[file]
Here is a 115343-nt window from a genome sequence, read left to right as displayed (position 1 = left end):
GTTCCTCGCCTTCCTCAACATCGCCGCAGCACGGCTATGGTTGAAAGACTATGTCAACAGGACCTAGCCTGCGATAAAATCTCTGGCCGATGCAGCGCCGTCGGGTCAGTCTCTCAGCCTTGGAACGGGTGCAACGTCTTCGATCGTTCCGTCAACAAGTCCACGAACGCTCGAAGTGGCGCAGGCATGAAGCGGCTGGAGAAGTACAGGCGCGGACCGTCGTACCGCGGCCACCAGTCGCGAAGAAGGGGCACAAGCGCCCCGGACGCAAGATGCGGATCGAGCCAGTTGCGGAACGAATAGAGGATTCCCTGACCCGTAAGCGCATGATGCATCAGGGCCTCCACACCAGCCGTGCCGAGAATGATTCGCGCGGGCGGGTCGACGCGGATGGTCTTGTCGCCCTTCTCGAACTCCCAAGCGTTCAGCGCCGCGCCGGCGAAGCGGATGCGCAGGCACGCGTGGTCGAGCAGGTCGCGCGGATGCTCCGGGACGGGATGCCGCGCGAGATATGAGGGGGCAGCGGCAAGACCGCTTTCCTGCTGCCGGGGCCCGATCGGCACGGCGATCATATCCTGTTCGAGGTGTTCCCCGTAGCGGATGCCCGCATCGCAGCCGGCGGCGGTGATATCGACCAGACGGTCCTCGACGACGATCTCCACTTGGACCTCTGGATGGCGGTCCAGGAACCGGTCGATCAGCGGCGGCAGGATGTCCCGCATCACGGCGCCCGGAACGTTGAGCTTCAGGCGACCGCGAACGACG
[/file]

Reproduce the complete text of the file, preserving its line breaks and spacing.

Here is a 115343-nt window from a genome sequence, read left to right as displayed (position 1 = left end):
GTTCCTCGCCTTCCTCAACATCGCCGCAGCACGGCTATGGTTGAAAGACTATGTCAACAGGACCTAGCCTGCGATAAAATCTCTGGCCGATGCAGCGCCGTCGGGTCAGTCTCTCAGCCTTGGAACGGGTGCAACGTCTTCGATCGTTCCGTCAACAAGTCCACGAACGCTCGAAGTGGCGCAGGCATGAAGCGGCTGGAGAAGTACAGGCGCGGACCGTCGTACCGCGGCCACCAGTCGCGAAGAAGGGGCACAAGCGCCCCGGACGCAAGATGCGGATCGAGCCAGTTGCGGAACGAATAGAGGATTCCCTGACCCGTAAGCGCATGATGCATCAGGGCCTCCACACCAGCCGTGCCGAGAATGATTCGCGCGGGCGGGTCGACGCGGATGGTCTTGTCGCCCTTCTCGAACTCCCAAGCGTTCAGCGCCGCGCCGGCGAAGCGGATGCGCAGGCACGCGTGGTCGAGCAGGTCGCGCGGATGCTCCGGGACGGGATGCCGCGCGAGATATGAGGGGGCAGCGGCAAGACCGCTTTCCTGCTGCCGGGGCCCGATCGGCACGGCGATCATATCCTGTTCGAGGTGTTCCCCGTAGCGGATGCCCGCATCGCAGCCGGCGGCGGTGATATCGACCAGACGGTCCTCGACGACGATCTCCACTTGGACCTCTGGATGGCGGTCCAGGAACCGGTCGATCAGCGGCGGCAGGATGTCCCGCATCACGGCGCCCGGAACGTTGAGCTTCAGGCGACCGCGAACGACG